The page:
Clock change could leave teenagers more sleepy
- 18 April 2012
- From the section Health
Teenagers can suffer severe sleep deprivation when the clocks change, say researchers at the University of Surrey.
The amount they sleep decreases to less than six hours a night on average the week following the move to British Summer Time.
During this period their concentration may be lower and mood affected.
Scientists also found that even before the change, teenagers were getting less than the recommended hours of sleep.
The activity of some sixth-form students from Claremont Fan Court School in Surrey was studied using wristwatches.
These were worn constantly over a 10-day period before and after the clocks moved forward on 25 March.
The watches reliably indicated when the teenagers were awake and asleep.
The researchers found that in the days following the clock change, the teenagers had less than six hours of sleep a night. Adults generally have eight.
Delayed sleep hormones
Joanne Bower, a sleep researcher at the University of Surrey said: "During adolescence, teenagers experience a shift in their circadian rhythm [body clock] - these make sure the same things happen at the same time every day. One of these things is the production of the sleep-promoting hormone, melatonin.
"For an adult, you would expect that to be early evening, but in teenagers it happens much later.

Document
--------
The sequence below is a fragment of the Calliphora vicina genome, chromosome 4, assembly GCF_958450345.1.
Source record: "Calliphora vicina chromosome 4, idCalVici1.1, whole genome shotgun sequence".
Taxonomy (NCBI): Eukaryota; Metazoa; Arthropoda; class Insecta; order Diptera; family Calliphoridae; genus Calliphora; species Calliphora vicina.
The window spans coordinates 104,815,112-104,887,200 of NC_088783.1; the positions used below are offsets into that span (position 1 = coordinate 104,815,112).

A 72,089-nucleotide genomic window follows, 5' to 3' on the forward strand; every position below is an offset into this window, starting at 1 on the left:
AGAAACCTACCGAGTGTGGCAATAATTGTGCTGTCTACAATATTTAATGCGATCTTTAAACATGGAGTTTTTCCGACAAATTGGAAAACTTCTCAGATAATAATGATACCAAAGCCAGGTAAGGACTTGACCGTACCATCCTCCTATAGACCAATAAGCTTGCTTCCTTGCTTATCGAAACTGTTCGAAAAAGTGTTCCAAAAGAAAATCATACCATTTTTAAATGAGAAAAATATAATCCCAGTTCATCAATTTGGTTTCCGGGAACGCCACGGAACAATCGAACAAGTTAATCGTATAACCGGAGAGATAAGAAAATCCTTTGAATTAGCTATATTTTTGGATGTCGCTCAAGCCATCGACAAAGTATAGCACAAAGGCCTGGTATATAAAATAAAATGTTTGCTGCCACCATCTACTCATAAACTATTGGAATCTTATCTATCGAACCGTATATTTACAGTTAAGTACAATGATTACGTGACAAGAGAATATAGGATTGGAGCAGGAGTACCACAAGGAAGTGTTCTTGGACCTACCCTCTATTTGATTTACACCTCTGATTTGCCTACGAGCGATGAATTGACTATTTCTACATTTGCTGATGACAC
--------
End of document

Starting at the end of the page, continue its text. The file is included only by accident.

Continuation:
"Even if you put your teenager to bed at 10 at night, they may not secrete melatonin until midnight, and so they're staring at the ceiling, and aren't sleepy.
"This means teenagers are awake later in the evening and find it difficult to rise early in the morning.
"Add this to the clock change, in which we lose an hour of sleep, and teenagers may suffer more than most."
The need for more sleep is something teenagers are familiar with. Noelle Delaney, a mother of a student involved in the study, said: "Some days it can be very difficult. I have been known to go in and pull her by her feet out of bed."
Consistent sleep deprivation can affect your health.
Mrs Bower said: "With anyone who doesn't get enough sleep it can be quite concerning. Over the long term you can find problems with your performance, concentration, and mood. We're lucky we are quite resilient. I think people generally do have an amazing ability to bounce back."
As this study was small, nine students in total, Mrs Bower says further research is needed.
"It would be good to have a bigger study looking at more teenagers. In this study we tested student performance the day before and after the clock change. It would be good to look at this during the days running up to and after the clock change and at different times of day."